Spectral tuning and perceptual differences do not explain the rejection of brood parasitic eggs by American robins (Turdus migratorius)

Rebecca Croston, Mark E. Hauber

Research output: Contribution to journalArticlepeer-review


By laying their eggs in the nests of other birds, avian brood parasites impose the cost of rearing young upon their hosts. The recognition and rejection of foreign eggs are primary host defenses against costly brood parasitism. Hosts of parasitic brown-headed cowbirds (Molothrus ater) challenge coevolutionary theory because most cowbird hosts accept parasitic eggs despite their drastically different appearance from the hosts' own eggs. American robins (Turdus migratorius) are one of only 10 % of the over 200 potential cowbird host species to robustly reject parasitic eggs, but the mechanisms driving the sensory bases of foreign egg rejection remain elusive. Our research combined avian visual perceptual modeling and behavioral experimentation to investigate chromatic cues eliciting parasitic egg rejection in American robins. We assessed the effects of perceivable background color differences between real host and model parasite eggs, across all four avian photoreceptors, on rates of rejection of model eggs spanning in color across the entire avian spectral sensitivity range, and including immaculate model eggs matching the natural colors of robin and cowbird eggs. The results suggest that egg rejection in robins is driven by the overall perceivable difference in color between own and artificial eggs, and input from all four single-cone avian photoreceptors affects the rejection decision. The results, however, also reveal that when viewed by the avian eye, natural cowbird eggs appear more similar in background color to robin eggs than predicted by the high rejection rate of these parasitic eggs. This suggests that robins respond specifically to parasitism by cowbirds, despite an apparent lack of sensory tuning toward the detection of the background color of cowbird eggs.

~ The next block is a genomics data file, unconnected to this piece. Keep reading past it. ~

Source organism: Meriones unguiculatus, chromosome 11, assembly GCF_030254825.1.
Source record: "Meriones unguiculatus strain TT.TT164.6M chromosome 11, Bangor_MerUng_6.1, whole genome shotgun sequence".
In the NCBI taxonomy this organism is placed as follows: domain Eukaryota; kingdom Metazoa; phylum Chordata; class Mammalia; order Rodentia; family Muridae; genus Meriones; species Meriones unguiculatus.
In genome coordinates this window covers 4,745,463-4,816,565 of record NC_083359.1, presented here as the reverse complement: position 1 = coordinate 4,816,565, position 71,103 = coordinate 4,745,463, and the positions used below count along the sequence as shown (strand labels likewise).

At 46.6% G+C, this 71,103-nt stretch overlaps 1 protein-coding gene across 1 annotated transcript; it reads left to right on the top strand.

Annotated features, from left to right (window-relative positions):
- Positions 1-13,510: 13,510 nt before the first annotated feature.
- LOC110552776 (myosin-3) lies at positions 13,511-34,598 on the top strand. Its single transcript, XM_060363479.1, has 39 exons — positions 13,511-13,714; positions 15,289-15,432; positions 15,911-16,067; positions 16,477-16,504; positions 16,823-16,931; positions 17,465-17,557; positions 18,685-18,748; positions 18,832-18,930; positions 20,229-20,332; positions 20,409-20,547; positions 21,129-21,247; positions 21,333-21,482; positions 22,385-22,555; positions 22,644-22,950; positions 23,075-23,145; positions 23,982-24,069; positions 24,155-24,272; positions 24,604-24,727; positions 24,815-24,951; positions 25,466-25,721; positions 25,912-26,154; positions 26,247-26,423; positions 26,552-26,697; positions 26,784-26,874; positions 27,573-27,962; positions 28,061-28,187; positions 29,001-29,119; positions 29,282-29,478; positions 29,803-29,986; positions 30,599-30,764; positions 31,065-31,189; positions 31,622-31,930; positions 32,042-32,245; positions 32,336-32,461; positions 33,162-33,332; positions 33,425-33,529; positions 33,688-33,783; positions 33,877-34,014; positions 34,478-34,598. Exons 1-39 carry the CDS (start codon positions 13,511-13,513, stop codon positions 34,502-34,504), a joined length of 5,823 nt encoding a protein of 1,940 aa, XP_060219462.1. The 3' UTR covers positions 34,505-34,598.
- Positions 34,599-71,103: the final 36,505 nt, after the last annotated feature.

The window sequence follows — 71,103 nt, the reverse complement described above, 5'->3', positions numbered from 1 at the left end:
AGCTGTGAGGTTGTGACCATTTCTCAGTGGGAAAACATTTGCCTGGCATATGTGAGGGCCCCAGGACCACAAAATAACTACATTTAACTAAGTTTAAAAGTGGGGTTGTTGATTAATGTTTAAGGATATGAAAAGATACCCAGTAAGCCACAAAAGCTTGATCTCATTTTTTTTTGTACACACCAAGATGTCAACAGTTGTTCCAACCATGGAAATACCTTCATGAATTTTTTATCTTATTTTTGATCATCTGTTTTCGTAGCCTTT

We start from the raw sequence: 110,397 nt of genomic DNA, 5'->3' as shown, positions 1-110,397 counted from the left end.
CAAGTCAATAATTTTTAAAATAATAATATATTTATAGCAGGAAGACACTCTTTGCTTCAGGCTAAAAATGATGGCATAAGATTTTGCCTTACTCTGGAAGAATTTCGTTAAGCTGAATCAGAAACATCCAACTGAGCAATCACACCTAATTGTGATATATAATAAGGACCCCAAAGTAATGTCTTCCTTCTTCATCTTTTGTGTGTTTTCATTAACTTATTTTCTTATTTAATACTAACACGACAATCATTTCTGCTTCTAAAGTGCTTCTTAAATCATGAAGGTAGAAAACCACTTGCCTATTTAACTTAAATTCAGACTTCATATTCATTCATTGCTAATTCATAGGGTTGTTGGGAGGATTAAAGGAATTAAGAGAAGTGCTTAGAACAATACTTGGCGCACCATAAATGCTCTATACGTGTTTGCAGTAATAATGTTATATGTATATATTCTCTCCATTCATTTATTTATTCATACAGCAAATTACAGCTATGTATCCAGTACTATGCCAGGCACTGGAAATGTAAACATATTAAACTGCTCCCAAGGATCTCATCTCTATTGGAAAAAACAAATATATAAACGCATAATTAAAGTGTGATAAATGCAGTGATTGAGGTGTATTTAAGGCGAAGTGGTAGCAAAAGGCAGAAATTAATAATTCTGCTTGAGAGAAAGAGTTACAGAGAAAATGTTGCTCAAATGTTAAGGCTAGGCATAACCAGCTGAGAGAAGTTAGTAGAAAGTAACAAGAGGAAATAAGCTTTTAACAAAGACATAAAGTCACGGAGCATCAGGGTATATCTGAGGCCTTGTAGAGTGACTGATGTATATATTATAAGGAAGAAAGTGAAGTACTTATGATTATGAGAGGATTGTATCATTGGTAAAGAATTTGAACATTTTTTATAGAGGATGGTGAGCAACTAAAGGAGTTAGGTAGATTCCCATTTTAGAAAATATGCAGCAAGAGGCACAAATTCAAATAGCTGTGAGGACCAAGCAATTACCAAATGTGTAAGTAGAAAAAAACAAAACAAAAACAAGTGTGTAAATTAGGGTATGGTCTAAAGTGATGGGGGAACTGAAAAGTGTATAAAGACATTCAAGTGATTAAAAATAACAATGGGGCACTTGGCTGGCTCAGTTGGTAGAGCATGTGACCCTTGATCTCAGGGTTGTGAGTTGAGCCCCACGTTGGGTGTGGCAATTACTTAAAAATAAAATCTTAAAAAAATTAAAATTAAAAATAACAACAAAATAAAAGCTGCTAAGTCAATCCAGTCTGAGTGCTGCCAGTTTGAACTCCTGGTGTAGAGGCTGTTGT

Original languageEnglish (US)
Pages (from-to)351-362
Number of pages12
JournalBehavioral Ecology and Sociobiology
Issue number3
StatePublished - Mar 2014
Externally publishedYes


  • Avian visual modeling
  • Brood parasitism
  • Brown-headed cowbird
  • Egg rejection
  • Ultraviolet reflectance
  • Visual ecology

ASJC Scopus subject areas

  • Ecology, Evolution, Behavior and Systematics
  • Animal Science and Zoology


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